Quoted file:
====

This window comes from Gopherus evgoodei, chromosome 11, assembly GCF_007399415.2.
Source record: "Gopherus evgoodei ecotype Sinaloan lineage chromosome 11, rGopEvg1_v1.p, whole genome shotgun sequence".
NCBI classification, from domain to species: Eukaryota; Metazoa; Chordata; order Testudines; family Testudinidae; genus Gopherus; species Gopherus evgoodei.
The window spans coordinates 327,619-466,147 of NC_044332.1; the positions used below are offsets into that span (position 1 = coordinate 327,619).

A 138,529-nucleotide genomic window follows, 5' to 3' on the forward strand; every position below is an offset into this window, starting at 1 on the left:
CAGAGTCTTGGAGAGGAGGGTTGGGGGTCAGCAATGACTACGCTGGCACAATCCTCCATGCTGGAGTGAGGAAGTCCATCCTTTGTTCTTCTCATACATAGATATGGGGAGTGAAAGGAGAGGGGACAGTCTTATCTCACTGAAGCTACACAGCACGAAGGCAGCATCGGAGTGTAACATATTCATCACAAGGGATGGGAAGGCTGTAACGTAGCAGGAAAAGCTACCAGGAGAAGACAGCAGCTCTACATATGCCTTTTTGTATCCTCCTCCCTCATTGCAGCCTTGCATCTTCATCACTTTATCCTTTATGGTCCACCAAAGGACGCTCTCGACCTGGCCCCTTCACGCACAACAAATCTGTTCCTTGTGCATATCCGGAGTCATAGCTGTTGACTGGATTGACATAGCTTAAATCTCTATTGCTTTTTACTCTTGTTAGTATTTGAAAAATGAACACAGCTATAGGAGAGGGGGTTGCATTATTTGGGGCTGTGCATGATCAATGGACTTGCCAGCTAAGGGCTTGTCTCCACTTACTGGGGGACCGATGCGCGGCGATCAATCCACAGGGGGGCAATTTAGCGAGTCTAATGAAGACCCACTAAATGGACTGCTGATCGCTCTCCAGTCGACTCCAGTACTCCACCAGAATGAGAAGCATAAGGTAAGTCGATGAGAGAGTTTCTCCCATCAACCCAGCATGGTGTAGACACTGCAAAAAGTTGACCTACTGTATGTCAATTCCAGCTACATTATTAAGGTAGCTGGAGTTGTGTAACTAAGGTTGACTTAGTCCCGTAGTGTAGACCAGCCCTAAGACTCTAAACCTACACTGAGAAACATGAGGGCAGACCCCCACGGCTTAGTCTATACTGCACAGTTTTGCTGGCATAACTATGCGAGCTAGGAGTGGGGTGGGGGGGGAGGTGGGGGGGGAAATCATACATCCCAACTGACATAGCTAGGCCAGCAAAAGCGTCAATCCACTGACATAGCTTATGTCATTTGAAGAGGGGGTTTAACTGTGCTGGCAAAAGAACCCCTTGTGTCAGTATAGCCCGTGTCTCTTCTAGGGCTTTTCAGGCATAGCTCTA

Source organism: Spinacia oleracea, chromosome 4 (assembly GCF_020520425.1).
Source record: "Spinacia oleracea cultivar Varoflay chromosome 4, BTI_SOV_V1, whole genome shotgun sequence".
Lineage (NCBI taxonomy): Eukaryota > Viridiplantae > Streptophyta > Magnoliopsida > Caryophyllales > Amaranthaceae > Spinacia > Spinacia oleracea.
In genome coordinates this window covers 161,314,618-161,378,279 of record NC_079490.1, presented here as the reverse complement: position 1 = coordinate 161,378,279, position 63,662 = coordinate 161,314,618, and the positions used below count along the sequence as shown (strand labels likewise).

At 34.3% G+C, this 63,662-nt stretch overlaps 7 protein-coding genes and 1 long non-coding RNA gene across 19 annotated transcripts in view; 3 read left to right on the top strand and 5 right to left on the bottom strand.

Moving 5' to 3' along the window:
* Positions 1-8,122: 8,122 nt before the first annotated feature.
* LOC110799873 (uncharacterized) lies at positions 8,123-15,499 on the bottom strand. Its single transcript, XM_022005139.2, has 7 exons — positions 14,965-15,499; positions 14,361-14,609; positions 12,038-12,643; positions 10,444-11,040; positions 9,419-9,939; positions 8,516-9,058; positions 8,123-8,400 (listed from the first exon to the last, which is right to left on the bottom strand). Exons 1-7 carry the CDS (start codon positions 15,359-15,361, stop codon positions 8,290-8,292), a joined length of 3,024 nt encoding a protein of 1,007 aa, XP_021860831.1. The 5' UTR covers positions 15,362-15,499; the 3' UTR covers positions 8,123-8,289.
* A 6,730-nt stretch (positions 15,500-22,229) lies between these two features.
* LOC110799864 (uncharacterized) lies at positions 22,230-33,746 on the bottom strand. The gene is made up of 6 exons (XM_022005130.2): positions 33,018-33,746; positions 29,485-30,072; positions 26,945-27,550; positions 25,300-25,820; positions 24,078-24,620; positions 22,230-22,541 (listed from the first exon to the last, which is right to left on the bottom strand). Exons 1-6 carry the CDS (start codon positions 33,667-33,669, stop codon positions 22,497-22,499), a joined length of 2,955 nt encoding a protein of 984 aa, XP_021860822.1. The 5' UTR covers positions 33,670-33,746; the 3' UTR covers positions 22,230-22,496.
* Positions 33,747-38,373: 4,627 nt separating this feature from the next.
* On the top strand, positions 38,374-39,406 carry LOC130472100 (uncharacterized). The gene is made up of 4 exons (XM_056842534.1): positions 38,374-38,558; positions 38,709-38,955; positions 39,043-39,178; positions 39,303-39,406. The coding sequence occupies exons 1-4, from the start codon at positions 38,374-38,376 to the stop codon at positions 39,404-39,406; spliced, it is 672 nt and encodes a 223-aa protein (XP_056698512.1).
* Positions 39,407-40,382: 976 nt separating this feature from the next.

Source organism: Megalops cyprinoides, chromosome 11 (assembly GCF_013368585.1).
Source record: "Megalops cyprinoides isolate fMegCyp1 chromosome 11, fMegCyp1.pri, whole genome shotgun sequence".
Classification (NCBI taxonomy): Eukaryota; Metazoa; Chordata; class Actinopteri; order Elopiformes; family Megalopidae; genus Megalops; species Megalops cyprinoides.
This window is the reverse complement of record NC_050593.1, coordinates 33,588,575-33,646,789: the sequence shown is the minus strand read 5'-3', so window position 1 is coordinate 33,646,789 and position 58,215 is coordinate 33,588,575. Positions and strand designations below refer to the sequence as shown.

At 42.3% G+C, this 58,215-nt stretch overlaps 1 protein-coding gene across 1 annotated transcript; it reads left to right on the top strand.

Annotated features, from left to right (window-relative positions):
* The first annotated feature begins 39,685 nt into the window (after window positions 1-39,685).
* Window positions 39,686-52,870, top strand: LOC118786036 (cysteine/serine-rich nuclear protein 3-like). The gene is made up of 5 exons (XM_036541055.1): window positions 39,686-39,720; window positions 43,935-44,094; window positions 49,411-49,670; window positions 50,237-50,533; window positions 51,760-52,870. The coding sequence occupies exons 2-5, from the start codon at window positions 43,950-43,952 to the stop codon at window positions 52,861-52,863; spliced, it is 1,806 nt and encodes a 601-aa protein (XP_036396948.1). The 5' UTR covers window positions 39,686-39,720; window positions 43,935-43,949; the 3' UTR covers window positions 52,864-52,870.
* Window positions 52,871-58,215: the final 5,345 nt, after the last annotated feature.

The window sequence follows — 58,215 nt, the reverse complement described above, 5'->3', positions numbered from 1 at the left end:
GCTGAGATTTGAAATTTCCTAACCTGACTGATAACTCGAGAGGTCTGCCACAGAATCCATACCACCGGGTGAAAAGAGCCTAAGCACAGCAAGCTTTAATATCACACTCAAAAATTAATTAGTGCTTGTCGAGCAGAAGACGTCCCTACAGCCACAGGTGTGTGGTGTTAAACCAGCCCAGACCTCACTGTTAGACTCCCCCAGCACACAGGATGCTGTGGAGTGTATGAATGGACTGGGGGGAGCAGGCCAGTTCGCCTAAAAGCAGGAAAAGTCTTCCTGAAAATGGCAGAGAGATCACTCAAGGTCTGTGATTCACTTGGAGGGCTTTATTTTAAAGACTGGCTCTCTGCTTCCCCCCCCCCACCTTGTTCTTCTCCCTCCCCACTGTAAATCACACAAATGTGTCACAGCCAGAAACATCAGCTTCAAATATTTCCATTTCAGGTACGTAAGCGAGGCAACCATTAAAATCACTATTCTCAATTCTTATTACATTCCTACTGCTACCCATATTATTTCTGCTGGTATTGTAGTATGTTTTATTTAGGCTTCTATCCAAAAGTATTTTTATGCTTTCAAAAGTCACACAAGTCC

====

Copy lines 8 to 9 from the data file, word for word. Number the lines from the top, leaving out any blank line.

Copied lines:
Source record: "Spinacia oleracea cultivar Varoflay chromosome 4, BTI_SOV_V1, whole genome shotgun sequence".
Lineage (NCBI taxonomy): Eukaryota > Viridiplantae > Streptophyta > Magnoliopsida > Caryophyllales > Amaranthaceae > Spinacia > Spinacia oleracea.